This graceful center table (30″ wide, 21.75″ deep, 30″ high) is a stellar example of a decorative technique called pyrography, literally meaning fire writing, but better known as wood burning (a.k.a. “burnt wood etching” and “pokerwork”). The table dates from circa 1910, so was created during the late 19th-early 20th century time period when pyrography reached peak popularity with artists and crafters.
Before describing this table in more detail, it is worth recounting a bit of the fascinating background of pyrography which includes pieces of history from the domains of art, science, society, and commerce.
A Brief History of Pyrography
Burning designs into wood, leather, and bone for artistic expression dates back to at least the 1st century AD. In early times designs were etched with hot implements that needed to be constantly reheated as the artwork progressed.
That inconvenient and tiresome technique changed radically in 1889 when an artist named François Manuel-Perier introduced a “pyrography machine” at the International Exposition in Paris. He had adapted a medical instrument that a French physician had invented in 1875 for cauterizing wounds. The tool had an insulated handle with a sharp tip made of platinum, a metal which was uniquely able to absorb a certain gaseous mixture that could keep the tip hot.
Within a year, a compact version of Manuel-Perier’s thermo-pyrography tool, made by Abbott Brothers Manufacturing, was being sold in England within a kit called “The Vulcan Wood Etching Machine.”
The basic necessities included in the kit were pencils with varying size platinum tips, an alcohol spirit lamp, a jar of liquid benzene, and two lengths of rubber tubing – one connected to a bellows and the other connected to the hollow platinum pencil tip.
The artist would initially heat the sharp platinum tip of the pencil in the flame of the spirit lamp, then extinguish the lamp. While using the pencil tip to burn a design into wood with one hand, the artist would then constantly pump the bellows with their other hand which transmitted benzene vapor through the tube to the platinum point which then absorbed the gas to keep the tip glowing hot.
Conveniently, in 1891, a year after Abbott Brothers introduced its pyrography kits, a book titled A Handbook on Pyrography written by a Mrs. Maud Maude was published in England, declaring that “the art has lately attracted considerable attention and is now a most fashionable art with enthusiastic feminine amateurs.”
The book, along with a series of articles Mrs. Maude penned for the U.S. magazine The Delineator in 1892, gave explicit instructions for producing pyrographic art using the Vulcan kit, thereby helping the art form became a fad as a home craft, particularly among women. It turns out that Mrs. Maud Maude was a pseudonym for Ann Maud Abbott Freeman, a sister of the Abbott Brothers who manufactured the Vulcan pyrography kit. Savvy marketing, indeed.
Additional publications encouraging the craft of pyrography as a “delightful and profitable pastime” for women followed, including the 1894 Fancy Work for Pleasure and Profit by Addie E. Heron which detailed how women could make decorative objects for their own homes or to sell, and the 1903 book 300 Things a Bright Girl Can Do by Lilla Elizabeth Kelley which had a chapter devoted to pyrography filled with detailed instructions as well as encouragements such as, “If the point does not work well at once do not feel vexed.” Thus began the popular trend of adorning household objects such as small boxes, mirrors, frames, and wall plaques with pyrographic art.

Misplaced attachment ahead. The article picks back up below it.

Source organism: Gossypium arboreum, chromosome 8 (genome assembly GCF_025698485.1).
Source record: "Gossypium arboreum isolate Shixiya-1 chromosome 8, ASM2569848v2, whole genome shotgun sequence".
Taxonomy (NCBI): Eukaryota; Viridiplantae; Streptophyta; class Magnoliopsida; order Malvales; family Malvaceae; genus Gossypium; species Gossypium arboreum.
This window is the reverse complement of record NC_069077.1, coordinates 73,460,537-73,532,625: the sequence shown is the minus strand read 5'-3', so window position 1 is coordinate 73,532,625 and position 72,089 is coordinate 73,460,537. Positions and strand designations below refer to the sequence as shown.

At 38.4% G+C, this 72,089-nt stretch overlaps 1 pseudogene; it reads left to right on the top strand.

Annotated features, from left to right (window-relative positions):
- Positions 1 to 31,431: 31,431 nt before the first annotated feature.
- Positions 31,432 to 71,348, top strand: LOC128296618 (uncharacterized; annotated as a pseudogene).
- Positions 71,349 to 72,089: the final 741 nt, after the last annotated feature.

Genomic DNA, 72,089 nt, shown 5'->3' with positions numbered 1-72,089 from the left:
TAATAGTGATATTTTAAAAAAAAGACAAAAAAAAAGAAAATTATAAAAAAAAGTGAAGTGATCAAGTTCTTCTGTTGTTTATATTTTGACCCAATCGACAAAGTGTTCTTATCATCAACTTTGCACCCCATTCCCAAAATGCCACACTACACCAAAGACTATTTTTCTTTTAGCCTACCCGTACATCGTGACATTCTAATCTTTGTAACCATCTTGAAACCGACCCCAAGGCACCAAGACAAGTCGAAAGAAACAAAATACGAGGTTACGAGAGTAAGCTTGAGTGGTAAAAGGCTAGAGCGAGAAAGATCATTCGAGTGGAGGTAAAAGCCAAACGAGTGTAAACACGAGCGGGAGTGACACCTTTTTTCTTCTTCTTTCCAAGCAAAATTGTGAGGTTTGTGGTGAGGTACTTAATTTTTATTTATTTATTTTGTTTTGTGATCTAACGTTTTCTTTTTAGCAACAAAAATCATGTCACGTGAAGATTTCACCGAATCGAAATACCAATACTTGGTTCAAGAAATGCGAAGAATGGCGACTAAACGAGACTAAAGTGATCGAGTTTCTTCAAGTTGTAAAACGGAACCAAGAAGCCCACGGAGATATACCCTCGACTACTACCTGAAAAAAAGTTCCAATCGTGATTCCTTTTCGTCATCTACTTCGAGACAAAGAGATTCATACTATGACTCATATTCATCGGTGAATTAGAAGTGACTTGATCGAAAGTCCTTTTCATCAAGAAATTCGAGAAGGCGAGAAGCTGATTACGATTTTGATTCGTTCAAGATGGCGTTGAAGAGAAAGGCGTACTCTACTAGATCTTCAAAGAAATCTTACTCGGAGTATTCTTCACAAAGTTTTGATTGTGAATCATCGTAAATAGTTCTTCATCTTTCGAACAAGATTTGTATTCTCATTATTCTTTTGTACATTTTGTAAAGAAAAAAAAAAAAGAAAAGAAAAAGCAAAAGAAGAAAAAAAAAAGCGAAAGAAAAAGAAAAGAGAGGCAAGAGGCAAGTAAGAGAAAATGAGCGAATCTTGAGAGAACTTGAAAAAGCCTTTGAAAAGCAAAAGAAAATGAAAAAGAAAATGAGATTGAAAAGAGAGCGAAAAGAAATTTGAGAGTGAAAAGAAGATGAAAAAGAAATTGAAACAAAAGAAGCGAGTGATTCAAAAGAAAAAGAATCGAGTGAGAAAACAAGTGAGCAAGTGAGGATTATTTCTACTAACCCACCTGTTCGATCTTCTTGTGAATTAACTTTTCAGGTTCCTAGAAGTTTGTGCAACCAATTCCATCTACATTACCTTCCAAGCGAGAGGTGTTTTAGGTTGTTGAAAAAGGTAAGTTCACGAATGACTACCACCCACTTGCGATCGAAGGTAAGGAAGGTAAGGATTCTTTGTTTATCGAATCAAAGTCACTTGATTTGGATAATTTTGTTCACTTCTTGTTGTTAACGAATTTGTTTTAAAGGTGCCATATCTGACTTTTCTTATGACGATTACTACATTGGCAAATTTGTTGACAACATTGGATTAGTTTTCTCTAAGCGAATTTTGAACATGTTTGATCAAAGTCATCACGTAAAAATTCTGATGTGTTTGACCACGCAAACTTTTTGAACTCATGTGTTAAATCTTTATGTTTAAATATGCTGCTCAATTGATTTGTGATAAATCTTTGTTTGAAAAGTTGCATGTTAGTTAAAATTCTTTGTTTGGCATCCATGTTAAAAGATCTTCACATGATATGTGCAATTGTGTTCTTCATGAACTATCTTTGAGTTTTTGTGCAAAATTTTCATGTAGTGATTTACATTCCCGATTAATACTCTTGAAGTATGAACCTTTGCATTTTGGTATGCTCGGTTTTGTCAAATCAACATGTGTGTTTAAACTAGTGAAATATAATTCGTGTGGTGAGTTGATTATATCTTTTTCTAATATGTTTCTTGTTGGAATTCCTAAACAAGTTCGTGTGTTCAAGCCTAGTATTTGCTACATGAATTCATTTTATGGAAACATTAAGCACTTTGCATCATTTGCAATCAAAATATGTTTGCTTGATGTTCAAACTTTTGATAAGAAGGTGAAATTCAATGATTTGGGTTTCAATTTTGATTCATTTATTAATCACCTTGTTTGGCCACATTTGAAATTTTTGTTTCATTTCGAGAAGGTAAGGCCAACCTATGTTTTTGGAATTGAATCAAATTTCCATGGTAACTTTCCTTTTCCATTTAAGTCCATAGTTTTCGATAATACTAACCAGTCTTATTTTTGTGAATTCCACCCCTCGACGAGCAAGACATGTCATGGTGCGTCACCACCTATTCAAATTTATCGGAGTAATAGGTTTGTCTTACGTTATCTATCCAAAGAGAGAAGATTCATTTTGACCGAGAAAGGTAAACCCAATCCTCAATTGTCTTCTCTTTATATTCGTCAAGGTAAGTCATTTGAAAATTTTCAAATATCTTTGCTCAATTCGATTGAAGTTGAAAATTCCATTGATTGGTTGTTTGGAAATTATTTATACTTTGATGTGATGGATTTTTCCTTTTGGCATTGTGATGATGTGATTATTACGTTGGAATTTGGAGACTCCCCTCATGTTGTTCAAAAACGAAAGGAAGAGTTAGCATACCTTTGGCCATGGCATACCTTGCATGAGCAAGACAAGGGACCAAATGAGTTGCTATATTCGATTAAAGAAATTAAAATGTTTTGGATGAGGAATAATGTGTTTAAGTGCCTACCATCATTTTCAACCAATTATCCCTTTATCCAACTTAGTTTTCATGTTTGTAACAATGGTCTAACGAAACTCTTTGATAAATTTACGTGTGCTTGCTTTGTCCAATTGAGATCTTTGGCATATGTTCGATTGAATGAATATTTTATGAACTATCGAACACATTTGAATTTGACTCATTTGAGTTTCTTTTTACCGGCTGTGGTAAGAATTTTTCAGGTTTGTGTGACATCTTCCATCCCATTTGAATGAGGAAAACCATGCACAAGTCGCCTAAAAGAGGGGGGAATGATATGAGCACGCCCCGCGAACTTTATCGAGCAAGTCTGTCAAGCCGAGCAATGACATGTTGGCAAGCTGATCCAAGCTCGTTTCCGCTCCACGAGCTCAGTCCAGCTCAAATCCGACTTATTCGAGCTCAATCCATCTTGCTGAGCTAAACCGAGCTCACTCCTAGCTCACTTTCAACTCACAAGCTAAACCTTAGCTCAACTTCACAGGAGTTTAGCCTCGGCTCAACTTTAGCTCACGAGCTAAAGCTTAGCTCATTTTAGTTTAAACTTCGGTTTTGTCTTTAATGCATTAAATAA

Riding the wave of pyrography as a popular home craft, the Flemish Art Company was established in Brooklyn, NY around 1900 to began producing pyrographic objects commercially.
The company manufactured its own wooden objects – wastebaskets, hand mirrors, tabourettes, handkerchief boxes, wall plaques and the like – largely from basswood that they sourced “in the cold climates of Michigan, Minnesota, and Canada” which the company believed produced superior, whiter wood. Their artistic employees, many of whom were women, then hand-decorated the objects with pyrographic designs. The company’s artists also engraved metal plates that were heated and pressed onto wood to decorate some of their commercial products.
This frame (which we owned and sold several years ago), depicting a sporting woman with a tennis racket and bag of golf clubs, was likely handmade by a Flemish Art Company artist.
The Flemish Art Company also sold pyrography kits that included paints, stains, waxes and varnishes, instruction booklets, and other handy tools for do-it-yourself pyrographers.
One particularly interesting accessory was the “Flemish Art non-explosive absorbent – a cotton-like substance called asbestos” which crafters were encouraged to “place in the benzene bottle to absorb the volatile fluid make it safe and non-explosive should the bottle break.”
Although pyrography instruction books included some ominous warnings such as: “You should always have a fire extinguisher at the ready and preferably another person nearby who could help in case of an accident,” and “If a red flame issues from your vent hole, your benzene is too strong,” no one at the time understood the carcinogenic hazards of working with these materials.
Pyrography and the Rustic Aesthetic
The era of mass popularity of pyrography as a crafting activity, roughly 1890 through the 1920s, coincided with the rusticator era when city folk sought not only experiences in the wilderness, but also decorative reminders of nature and adventures in the outdoors. Not surprisingly, then, pyrographic designs have appeared on antique rustic accessories that we’ve handled over the years.